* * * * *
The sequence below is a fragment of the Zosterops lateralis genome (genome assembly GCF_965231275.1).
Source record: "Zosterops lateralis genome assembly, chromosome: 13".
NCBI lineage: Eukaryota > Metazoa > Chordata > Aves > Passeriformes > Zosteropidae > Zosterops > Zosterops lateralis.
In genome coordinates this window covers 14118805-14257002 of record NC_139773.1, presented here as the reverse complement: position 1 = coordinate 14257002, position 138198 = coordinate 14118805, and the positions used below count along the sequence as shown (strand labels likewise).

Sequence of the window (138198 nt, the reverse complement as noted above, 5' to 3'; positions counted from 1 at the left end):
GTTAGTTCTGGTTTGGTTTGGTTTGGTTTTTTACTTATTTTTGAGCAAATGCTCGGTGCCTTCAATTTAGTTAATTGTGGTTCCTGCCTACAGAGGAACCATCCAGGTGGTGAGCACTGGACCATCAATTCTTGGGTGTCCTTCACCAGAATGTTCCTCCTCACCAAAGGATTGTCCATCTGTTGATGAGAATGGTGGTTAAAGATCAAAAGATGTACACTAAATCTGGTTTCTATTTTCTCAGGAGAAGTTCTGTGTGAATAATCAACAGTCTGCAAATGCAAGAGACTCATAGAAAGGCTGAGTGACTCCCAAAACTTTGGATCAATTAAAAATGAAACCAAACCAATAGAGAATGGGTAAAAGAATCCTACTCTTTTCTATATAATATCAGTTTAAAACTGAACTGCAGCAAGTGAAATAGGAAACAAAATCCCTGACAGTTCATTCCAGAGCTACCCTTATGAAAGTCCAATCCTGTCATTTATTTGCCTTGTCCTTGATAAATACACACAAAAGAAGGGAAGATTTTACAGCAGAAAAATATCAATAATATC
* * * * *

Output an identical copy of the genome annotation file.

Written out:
The sequence below is a fragment of the Zosterops lateralis genome (genome assembly GCF_965231275.1).
Source record: "Zosterops lateralis genome assembly, chromosome: 13".
NCBI lineage: Eukaryota > Metazoa > Chordata > Aves > Passeriformes > Zosteropidae > Zosterops > Zosterops lateralis.
In genome coordinates this window covers 14118805-14257002 of record NC_139773.1, presented here as the reverse complement: position 1 = coordinate 14257002, position 138198 = coordinate 14118805, and the positions used below count along the sequence as shown (strand labels likewise).

Sequence of the window (138198 nt, the reverse complement as noted above, 5' to 3'; positions counted from 1 at the left end):
GTTAGTTCTGGTTTGGTTTGGTTTGGTTTTTTACTTATTTTTGAGCAAATGCTCGGTGCCTTCAATTTAGTTAATTGTGGTTCCTGCCTACAGAGGAACCATCCAGGTGGTGAGCACTGGACCATCAATTCTTGGGTGTCCTTCACCAGAATGTTCCTCCTCACCAAAGGATTGTCCATCTGTTGATGAGAATGGTGGTTAAAGATCAAAAGATGTACACTAAATCTGGTTTCTATTTTCTCAGGAGAAGTTCTGTGTGAATAATCAACAGTCTGCAAATGCAAGAGACTCATAGAAAGGCTGAGTGACTCCCAAAACTTTGGATCAATTAAAAATGAAACCAAACCAATAGAGAATGGGTAAAAGAATCCTACTCTTTTCTATATAATATCAGTTTAAAACTGAACTGCAGCAAGTGAAATAGGAAACAAAATCCCTGACAGTTCATTCCAGAGCTACCCTTATGAAAGTCCAATCCTGTCATTTATTTGCCTTGTCCTTGATAAATACACACAAAAGAAGGGAAGATTTTACAGCAGAAAAATATCAATAATATC